Sunday, August 30, 2015

Love has pitched his mansion...

Tonight is our last evening in Montreal (until at least December) and it is filled with sorrow. Please don't misunderstand: Montreal has been a taste of heaven for both Dianne and myself. But now this extended time of quiet reflection, play, practice and solitude must end. As we walked Lucie in Parc Baldwin for the last night in a long time I was overwhelmed with tears...
Two quick thoughts before I get back to other packing and cleaning - and then a treat of Bailey's with Fair Trade chocolate:

+ First, as Di said to me while we were sipping red wine and sharing bread and cheese: "It is ok to feel so sad... this is the first time in your whole life - and your whole ministry - that was a time just set aside for... you! Think about about that: in 63 years, you were able to claim four months." Let's just say more tears erupted, yes?

+ Second, this sabbatical has been very earthy and grounding in ways that are honest and humbling. Tonight, as we took Lucie on a farewell tour of duty and I found myself surprised by grief, she proceeded to poop. Now it was my job to pick up said offering but I couldn't find the damn shit both because it was dark and because my eyes were filled with tears!  It made me think of this poem by Yeats:

I met the Bishop on the road
And much said he and I.
'Those breasts are flat and fallen now,
Those veins must soon be dry;
Live in a heavenly mansion,
Not in some foul sty.'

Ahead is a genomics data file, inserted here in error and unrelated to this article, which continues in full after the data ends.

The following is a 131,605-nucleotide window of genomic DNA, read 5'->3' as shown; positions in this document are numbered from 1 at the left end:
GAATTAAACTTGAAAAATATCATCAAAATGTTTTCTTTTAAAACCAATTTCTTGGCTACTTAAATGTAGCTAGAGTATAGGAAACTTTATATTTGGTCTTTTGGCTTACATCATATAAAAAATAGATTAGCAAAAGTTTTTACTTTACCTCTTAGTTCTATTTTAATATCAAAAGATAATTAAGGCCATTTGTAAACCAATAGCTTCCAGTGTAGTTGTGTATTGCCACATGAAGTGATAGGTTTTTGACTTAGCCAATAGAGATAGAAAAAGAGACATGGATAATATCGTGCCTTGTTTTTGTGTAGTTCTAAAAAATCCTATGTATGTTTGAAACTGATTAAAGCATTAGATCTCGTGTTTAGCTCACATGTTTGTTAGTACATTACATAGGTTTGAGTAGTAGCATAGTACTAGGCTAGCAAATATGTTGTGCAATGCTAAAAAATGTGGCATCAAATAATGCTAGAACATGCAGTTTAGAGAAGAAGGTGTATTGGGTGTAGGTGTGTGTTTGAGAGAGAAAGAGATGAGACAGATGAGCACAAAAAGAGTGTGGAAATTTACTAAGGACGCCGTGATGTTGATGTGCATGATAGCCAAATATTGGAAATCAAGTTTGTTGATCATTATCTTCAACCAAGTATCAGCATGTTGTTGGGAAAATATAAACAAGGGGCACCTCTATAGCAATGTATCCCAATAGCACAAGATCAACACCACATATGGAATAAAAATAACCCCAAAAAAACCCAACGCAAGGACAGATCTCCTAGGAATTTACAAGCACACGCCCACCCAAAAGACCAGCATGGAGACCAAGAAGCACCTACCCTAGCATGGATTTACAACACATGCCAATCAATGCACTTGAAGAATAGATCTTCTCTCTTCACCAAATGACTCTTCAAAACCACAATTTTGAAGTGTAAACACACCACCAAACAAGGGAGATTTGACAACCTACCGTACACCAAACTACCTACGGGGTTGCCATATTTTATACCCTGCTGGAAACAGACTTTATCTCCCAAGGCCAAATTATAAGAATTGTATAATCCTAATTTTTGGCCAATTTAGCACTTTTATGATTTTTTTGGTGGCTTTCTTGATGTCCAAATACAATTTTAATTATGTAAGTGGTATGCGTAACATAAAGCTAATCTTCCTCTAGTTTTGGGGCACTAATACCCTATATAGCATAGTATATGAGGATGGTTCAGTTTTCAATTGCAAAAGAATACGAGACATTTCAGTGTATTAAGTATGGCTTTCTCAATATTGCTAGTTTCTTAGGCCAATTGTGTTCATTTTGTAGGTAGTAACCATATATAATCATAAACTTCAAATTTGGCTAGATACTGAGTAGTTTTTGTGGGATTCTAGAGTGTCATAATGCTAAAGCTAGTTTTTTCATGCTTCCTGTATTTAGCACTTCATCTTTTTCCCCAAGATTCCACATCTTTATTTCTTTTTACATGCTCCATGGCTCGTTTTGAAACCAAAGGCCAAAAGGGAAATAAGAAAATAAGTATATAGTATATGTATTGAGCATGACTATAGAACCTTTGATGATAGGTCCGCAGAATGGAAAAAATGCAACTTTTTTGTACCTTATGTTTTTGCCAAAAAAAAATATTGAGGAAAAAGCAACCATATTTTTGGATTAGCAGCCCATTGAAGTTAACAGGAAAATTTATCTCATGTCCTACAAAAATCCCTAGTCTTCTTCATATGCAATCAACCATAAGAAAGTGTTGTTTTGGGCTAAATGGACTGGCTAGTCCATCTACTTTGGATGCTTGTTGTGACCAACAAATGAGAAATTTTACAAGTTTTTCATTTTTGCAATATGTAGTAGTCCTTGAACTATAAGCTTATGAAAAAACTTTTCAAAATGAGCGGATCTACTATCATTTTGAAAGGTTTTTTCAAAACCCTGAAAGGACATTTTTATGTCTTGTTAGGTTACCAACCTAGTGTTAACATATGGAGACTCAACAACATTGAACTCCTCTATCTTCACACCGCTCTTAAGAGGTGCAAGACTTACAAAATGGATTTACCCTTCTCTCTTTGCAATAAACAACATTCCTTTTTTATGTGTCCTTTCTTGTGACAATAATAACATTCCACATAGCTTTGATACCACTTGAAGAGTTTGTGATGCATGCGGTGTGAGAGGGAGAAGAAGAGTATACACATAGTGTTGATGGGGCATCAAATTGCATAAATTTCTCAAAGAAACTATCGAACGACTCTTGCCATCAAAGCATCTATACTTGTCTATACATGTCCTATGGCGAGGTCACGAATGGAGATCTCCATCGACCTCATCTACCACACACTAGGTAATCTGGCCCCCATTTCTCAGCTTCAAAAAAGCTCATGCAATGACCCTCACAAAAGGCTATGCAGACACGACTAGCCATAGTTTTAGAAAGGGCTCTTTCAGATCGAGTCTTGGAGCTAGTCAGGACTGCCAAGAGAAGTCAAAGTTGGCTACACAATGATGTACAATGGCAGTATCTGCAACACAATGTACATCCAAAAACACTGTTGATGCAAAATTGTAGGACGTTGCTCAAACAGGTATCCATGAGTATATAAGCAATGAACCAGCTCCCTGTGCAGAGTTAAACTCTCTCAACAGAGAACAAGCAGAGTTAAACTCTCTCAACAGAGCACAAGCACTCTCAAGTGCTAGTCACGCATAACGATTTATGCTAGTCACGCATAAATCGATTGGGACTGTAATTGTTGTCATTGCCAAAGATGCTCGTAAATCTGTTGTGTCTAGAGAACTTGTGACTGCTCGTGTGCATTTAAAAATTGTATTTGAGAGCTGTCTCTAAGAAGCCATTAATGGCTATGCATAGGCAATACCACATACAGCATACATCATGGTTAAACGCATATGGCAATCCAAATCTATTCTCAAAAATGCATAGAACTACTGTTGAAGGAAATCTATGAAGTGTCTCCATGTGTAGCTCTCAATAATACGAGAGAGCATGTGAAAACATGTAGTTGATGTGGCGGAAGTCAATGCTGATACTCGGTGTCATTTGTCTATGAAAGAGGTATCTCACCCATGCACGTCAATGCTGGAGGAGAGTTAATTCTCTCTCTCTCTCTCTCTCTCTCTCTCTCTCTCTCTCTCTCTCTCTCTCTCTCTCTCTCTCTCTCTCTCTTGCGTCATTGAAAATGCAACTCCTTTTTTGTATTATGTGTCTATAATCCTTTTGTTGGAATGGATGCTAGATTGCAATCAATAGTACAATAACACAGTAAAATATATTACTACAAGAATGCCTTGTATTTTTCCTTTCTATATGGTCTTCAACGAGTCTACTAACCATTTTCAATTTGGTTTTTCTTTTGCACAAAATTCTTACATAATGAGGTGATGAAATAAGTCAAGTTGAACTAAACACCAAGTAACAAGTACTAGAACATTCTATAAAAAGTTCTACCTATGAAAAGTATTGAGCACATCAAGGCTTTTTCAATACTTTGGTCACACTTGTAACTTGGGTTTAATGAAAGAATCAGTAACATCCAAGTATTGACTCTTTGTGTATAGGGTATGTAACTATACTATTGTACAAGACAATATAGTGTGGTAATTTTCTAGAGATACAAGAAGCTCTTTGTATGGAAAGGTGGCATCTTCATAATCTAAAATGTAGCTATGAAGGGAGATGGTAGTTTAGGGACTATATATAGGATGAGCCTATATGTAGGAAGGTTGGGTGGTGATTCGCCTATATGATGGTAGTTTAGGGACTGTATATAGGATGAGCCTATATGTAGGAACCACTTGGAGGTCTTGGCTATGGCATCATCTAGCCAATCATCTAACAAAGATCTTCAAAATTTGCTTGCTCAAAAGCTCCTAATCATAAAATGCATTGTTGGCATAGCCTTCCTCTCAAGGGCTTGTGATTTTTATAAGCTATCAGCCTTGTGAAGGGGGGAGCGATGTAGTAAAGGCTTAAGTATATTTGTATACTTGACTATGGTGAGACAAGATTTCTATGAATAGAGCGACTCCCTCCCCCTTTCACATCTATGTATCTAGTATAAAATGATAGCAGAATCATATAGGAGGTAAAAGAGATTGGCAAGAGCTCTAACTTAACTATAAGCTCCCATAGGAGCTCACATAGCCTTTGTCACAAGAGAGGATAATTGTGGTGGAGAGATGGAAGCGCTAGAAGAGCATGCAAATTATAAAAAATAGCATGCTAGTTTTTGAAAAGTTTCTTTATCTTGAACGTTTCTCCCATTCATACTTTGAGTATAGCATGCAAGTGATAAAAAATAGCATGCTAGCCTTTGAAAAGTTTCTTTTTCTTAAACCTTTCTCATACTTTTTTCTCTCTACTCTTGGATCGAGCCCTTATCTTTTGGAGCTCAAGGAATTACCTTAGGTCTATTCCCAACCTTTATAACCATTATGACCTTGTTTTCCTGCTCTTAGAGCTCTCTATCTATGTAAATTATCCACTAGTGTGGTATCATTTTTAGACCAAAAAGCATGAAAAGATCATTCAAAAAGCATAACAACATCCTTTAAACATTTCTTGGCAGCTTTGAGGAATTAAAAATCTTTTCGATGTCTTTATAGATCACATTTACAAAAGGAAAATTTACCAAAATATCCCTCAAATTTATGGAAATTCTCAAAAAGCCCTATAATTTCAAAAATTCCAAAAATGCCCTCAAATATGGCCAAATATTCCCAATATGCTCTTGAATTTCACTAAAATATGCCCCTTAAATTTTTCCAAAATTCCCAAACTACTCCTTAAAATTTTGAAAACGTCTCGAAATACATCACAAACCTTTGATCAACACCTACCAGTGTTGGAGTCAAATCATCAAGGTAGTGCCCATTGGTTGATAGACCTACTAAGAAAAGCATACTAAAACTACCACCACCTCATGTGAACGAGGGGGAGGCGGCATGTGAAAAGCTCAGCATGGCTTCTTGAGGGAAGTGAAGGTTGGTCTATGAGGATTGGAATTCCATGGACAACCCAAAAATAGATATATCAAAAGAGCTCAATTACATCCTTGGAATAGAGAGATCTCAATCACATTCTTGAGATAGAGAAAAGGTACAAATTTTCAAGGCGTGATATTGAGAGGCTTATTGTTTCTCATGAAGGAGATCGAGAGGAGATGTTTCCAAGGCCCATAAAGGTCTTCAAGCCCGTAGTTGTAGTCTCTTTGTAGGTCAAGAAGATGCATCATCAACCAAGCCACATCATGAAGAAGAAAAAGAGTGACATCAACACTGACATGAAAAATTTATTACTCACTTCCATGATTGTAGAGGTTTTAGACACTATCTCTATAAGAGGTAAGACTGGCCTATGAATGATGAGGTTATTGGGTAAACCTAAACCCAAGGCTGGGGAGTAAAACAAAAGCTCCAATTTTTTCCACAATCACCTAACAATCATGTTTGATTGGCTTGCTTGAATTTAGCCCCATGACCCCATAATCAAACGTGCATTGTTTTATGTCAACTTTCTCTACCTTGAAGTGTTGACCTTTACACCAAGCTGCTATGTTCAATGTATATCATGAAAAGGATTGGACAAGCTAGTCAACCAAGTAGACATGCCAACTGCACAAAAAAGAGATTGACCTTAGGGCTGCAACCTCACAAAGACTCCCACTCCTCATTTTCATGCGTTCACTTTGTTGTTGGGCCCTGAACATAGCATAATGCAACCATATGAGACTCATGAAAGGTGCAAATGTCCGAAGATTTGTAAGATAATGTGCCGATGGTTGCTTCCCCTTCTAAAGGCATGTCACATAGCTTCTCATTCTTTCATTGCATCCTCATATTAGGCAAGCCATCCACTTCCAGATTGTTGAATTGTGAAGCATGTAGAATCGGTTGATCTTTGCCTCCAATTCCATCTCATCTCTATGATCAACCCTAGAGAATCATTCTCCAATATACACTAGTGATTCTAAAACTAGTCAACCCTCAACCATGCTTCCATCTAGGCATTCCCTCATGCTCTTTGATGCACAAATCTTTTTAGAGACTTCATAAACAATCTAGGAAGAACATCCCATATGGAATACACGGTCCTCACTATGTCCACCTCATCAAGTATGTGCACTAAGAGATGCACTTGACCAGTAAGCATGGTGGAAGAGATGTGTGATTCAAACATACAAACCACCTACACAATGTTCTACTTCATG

'Fair and foul are near of kin,
And fair needs foul,' I cried.
'My friends are gone, but that's a truth
Nor grave nor bed denied,
Learned in bodily lowliness
And in the heart's pride.

'A woman can be proud and stiff
When on love intent;
But Love has pitched his mansion in
The place of excrement;
For nothing can be sole or whole
That has not been rent.' 

Tomorrow we pack and head off to the Eastern Townships of Quebec for a week of solitude in the country and then back to our home on September 8th.

Saturday, August 29, 2015

a quick one after a full day...

As part of our countdown to departing this grand city, we visited the Montreal Holocaust Memorial Museum. It was an essential visit for both Dianne and myself for reasons too deep for words. Let's just say it was part act of commitment, part embodied prayer and part bearing witness - and a whole lot more, too
From the museum we walked over to l'Oratoire Saint-Joseph du Mont-Royal, the city's largest Sanctuary and a stunning Roman Catholic house of worship. It is nestled into the side of the mountain and was the setting for the film, "Jesus of Montreal." We grabbed some really tasty Lebanese treats, too - their pickles and hummus are the BEST in the whole Middle Eastern world - and then checked out a Québécois bookstore. (I couldn't help myself and had to take this picture from the dispenser in the men's room of the eatery. Here's everything a healthy boy needs for a good date in Montreal:  a condom, cologne and breath mints!)